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Verbum et Ecclesia

On-line version ISSN 1609-9982

Verbum Eccles. (Online) vol.33 n.1 Pretoria  2012

http://dx.doi.org/10.4102/ve.v33i1.700 

ORIGINAL RESEARCH

 

What is it like to be a god? A philosophical clarification of instances of divine suffering in the Psalter

 

 

Jaco W. Gericke

School of Basic Sciences, Faculty of Humanities, North-West University, South Africa

Correspondence

 

 


ABSTRACT

There are times when one would like to hang the whole human race, and finish the farce. (Mark Twain)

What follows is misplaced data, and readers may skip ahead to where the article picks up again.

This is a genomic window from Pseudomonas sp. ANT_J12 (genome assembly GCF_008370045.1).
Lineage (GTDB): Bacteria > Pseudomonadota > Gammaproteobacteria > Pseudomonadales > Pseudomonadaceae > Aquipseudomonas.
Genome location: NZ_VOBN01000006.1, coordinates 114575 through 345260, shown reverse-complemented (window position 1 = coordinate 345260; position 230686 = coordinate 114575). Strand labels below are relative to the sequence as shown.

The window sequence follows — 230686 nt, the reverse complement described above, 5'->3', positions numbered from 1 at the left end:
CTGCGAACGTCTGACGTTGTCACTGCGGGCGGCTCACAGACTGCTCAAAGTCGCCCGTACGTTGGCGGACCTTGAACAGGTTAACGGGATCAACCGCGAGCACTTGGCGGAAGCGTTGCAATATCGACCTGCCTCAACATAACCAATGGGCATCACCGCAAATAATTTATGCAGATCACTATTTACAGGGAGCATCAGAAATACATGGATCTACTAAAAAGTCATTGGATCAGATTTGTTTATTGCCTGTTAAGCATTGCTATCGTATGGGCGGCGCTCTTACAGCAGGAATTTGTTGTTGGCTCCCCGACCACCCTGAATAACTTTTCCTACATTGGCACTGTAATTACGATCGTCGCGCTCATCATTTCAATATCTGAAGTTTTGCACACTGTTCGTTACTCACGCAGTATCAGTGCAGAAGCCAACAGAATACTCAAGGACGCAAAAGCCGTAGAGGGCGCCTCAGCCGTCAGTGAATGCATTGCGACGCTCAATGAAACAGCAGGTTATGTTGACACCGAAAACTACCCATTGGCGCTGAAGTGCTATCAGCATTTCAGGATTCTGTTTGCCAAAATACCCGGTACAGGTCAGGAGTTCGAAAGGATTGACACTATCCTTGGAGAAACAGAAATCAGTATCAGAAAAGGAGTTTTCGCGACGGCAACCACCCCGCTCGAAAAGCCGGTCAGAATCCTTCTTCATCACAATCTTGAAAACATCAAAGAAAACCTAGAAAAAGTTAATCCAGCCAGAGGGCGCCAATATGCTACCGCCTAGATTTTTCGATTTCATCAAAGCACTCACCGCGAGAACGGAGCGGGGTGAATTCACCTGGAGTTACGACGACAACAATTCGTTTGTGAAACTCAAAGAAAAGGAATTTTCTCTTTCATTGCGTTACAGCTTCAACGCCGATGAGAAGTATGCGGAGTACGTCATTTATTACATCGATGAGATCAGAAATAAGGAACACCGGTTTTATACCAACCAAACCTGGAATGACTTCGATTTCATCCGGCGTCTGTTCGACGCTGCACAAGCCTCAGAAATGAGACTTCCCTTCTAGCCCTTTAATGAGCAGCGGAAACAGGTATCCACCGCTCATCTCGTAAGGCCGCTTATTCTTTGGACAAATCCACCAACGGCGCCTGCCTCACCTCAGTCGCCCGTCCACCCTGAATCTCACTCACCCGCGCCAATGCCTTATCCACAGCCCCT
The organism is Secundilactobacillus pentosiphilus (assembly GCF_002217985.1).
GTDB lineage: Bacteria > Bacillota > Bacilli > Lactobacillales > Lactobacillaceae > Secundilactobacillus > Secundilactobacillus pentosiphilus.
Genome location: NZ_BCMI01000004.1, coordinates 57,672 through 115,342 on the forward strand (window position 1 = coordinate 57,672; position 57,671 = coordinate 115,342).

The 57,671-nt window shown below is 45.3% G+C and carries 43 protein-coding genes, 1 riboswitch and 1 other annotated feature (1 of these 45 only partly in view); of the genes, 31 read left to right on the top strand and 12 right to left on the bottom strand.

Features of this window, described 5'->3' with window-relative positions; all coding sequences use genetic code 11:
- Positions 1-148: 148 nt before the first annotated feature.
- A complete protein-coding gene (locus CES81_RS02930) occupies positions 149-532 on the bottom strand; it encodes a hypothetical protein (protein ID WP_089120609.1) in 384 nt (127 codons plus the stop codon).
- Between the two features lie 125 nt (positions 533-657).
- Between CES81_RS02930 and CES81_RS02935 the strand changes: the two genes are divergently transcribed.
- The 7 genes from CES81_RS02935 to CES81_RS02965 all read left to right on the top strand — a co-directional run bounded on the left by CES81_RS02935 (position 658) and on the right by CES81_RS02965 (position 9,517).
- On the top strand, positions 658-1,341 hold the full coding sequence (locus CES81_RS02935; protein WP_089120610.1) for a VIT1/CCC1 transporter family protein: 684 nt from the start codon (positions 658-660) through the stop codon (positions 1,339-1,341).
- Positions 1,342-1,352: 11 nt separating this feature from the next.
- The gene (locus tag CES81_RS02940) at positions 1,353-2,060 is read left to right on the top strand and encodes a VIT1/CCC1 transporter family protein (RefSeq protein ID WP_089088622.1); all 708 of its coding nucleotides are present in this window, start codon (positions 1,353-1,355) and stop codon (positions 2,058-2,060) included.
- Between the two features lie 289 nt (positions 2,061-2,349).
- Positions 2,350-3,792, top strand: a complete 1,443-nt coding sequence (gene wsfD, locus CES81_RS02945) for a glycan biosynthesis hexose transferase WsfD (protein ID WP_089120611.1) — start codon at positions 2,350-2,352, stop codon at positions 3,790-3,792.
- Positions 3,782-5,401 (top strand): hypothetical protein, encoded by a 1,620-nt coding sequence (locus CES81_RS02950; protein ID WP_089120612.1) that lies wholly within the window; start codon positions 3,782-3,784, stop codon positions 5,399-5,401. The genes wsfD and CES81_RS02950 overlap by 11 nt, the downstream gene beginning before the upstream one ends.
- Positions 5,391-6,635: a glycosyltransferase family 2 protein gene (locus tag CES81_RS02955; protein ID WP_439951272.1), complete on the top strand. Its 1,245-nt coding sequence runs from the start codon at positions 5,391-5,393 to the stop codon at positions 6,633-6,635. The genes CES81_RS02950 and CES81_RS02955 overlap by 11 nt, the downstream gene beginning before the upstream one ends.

In philosophy of religion, there is a long history of belief that divine reality is immutable, although this has changed recently. In this article, the author takes a closer look at what some texts in the Psalms assumed about what it feels like for a god to suffer mentally. By paying attention to what is presupposed in language about negative divine emotions, the nature of mental anguish in the life of a deity is elucidated from examples in the text in which Yhwh is said to have states of mind involving anger, hate, compassion, jealousy and grief.


 

 

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